Nevermind the fact that a quick Google search would have taken them to CCOM's Law of the Sea  webpage where not only can you see that we have been mapping up there since 2003, but also that the data is publicly available for download. Yes, even the Ruskies can download it (gasp!). I should also point out that in June of 1990, the US and Russia signed the U.S.-USSR Maritime Boundary Agreement, which will still hold even during EEZ extensions under Law of the Sea.

Sadly, Discover was only one in any number of magazines and newspapers to twist this story. This year, it seems, will be no different. The New York Times is another culprit, as evidenced by a recent article, "Arctic in Retreat" (September 8, 2008), the subject of Betsy's blog. The "disputes" and "conflicts" mentioned in these articles are simply nonexistent. Sure, countries are mapping the Arctic so they can submit their claims to the Law of the Sea Commission, but that is about as heated as gets right now. 

I am sure this is just the start. It will be interesting to see how the media continues to spin international mapping expeditions in the Arctic, especially as the ice continues to retreat and the Arctic itself becomes more accessible.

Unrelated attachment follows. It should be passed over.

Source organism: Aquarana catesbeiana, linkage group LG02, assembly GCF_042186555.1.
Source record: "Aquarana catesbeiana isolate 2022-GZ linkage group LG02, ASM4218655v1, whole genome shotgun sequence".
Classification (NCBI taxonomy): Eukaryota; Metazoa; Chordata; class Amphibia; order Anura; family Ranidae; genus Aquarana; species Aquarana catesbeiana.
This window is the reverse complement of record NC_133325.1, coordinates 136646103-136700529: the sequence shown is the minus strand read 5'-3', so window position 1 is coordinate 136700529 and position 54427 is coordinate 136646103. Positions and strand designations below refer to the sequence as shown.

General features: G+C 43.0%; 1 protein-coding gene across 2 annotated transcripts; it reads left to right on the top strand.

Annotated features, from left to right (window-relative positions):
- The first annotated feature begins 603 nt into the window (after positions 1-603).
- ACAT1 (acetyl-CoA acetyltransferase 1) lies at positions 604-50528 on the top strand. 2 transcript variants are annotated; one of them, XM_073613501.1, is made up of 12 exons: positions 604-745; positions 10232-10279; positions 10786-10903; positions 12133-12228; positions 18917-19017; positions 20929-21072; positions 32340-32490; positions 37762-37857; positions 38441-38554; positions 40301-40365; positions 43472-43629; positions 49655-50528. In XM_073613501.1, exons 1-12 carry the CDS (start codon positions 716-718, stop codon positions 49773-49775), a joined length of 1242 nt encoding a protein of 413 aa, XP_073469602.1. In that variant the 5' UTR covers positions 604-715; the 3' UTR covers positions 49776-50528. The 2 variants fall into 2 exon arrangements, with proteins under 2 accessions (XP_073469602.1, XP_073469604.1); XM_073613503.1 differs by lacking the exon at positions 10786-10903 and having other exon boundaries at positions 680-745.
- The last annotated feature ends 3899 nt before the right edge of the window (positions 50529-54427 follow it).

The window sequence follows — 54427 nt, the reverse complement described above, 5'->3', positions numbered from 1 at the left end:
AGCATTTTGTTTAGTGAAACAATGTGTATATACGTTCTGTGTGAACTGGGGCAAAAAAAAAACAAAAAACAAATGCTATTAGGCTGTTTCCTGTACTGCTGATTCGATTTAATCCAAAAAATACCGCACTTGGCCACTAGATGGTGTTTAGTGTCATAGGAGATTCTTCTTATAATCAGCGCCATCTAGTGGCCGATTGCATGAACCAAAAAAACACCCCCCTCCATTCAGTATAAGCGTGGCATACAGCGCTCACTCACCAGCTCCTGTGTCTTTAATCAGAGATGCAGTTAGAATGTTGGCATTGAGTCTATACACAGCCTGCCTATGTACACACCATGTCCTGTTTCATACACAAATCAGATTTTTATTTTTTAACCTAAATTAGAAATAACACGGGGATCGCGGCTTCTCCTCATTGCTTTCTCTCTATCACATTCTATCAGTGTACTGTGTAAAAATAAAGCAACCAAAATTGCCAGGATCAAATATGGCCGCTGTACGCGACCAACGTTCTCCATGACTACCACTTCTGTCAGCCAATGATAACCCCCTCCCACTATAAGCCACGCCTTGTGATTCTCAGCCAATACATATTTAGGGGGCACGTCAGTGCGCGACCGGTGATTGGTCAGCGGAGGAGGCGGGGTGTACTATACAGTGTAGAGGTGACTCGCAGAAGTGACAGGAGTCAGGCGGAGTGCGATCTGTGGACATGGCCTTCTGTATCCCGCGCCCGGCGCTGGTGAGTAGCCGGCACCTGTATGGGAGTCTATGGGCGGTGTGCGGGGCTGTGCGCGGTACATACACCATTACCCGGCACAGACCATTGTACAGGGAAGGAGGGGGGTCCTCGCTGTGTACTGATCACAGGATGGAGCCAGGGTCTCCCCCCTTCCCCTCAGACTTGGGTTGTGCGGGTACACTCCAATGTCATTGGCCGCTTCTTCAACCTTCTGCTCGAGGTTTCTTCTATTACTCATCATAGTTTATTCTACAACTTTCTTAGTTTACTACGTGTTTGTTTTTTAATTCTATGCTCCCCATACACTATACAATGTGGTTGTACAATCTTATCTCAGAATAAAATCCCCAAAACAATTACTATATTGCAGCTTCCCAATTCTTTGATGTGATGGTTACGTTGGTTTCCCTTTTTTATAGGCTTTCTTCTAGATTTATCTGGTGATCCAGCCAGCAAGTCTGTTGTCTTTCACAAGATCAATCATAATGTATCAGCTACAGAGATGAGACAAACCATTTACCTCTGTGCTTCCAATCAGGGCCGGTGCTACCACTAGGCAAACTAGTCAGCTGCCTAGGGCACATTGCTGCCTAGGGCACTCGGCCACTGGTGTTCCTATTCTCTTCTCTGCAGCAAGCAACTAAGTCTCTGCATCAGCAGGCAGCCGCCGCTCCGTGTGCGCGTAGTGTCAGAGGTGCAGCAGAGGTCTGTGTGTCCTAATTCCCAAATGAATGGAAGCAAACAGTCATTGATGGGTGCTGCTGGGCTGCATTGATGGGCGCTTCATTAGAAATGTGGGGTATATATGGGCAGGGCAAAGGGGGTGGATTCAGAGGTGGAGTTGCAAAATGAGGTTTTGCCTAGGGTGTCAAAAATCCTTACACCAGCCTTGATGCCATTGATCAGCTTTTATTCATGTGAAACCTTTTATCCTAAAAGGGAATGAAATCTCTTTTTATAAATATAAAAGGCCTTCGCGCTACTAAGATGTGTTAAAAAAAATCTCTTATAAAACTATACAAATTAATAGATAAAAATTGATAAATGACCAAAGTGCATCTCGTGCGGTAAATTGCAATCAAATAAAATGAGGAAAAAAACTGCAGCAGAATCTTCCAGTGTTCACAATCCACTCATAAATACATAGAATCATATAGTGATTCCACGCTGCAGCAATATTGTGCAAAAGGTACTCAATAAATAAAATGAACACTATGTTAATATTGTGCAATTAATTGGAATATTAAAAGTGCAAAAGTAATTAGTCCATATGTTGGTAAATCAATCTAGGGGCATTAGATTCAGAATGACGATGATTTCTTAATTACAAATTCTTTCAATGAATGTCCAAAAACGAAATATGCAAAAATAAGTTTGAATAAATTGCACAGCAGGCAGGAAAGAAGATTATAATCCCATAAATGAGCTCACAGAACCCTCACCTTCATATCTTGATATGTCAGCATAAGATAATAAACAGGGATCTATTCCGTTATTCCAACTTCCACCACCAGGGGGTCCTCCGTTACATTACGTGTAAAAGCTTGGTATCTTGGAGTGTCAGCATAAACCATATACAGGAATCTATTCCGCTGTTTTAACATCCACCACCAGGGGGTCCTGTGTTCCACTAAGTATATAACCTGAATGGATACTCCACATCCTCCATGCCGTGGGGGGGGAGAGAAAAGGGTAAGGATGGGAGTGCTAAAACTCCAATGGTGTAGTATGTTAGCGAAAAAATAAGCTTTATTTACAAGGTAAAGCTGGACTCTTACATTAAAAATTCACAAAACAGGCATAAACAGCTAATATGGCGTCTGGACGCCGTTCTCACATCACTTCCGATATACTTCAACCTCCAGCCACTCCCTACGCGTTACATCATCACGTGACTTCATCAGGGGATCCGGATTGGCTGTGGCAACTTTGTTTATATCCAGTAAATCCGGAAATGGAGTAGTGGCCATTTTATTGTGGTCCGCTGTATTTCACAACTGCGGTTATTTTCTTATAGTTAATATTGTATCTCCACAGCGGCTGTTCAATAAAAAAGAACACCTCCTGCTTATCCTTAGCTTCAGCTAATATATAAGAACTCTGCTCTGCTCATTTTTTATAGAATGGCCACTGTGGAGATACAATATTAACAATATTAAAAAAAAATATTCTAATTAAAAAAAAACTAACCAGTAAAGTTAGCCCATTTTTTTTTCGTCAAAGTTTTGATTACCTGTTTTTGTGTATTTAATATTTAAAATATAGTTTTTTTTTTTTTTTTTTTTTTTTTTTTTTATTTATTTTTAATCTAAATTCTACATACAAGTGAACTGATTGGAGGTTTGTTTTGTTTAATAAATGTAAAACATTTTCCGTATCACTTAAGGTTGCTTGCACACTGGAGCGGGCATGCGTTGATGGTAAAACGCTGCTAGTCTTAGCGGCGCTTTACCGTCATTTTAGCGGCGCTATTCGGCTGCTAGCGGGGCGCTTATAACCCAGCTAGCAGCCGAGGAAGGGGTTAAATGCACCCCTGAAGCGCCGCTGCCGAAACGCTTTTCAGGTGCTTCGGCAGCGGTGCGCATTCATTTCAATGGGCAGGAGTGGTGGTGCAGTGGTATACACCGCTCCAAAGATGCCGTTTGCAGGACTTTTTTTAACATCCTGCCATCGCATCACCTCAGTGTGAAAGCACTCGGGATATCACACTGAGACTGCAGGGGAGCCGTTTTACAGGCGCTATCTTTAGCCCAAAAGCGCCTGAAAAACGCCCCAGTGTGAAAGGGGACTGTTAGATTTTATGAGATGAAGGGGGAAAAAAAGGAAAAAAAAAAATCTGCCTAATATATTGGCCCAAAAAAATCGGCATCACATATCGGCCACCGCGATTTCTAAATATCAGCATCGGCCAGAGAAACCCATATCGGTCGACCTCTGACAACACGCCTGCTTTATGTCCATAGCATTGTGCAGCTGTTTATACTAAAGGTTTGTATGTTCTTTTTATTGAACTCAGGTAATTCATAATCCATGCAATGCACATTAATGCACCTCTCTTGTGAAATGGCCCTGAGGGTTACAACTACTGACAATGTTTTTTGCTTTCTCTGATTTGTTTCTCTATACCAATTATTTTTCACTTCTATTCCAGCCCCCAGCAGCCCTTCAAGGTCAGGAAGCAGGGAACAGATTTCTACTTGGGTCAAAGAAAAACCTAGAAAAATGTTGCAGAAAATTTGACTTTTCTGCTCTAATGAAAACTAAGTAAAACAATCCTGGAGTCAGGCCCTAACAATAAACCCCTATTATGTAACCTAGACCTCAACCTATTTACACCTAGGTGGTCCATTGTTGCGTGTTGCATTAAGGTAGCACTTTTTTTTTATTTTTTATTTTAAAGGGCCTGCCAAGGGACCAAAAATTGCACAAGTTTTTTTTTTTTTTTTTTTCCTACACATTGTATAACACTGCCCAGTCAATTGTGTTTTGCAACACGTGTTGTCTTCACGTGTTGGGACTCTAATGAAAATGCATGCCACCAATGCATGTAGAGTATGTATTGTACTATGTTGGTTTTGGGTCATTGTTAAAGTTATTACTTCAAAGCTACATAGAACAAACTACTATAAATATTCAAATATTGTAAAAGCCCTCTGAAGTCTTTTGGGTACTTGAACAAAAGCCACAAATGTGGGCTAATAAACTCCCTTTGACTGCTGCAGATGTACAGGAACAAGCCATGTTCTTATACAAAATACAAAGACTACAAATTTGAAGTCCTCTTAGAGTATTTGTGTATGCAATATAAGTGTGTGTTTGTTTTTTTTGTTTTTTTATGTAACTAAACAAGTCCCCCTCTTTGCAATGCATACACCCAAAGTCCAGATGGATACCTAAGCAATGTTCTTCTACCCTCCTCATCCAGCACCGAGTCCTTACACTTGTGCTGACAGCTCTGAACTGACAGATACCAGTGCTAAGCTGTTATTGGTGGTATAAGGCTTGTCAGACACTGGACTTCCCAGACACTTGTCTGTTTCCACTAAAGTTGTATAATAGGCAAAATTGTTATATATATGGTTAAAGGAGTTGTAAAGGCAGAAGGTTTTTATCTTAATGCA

Friday, September 19, 2008

Healy makes Ship of the Week!

Thanks to Kurt for pointing this out to me:

"In keeping with the arctic theme, this weeks Interesting Ship is the United States Coast Guard Cutter Healy  (WAGB-20).  The ship is a research icebreaker that was first put into commission on November 10, 1999.  Healy  provides more than 4,200 square feet of laboratory space, numerous electronic sensor systems, oceanographic  winches, and accommodations for up to 50 scientists.  It is capable of breaking 4 1/2 feet of ice continuously at  three knots and can operate in temperatures as low as -50 degrees F."

Wednesday, September 17, 2008

USCGC Healy and the CCGS Louis St-Laurent

After we disembarked the Healy on Sept. 5  and helo ops were completed the next day, Healy met up with the Canadian Coast Guard icebreaker the Louis St. Laurent. During this mission, Healy will be breaking ice for the Louis St-Laurent allowing her to tow seismic gear in order to map the sub-bottom. Healy will be collecting multibeam data during the course of the operations. 

According to the USCG's Healy update webpage,  the Louis St-Laurent has been helping out Healy as well, breaking ice for her as they transit to the seismic sites in order to improve the multibeam data quality. 

Back on Sept. 3, as we were headed back to Barrow,  the Louis St-Laurent sent her helicopter over to say hello: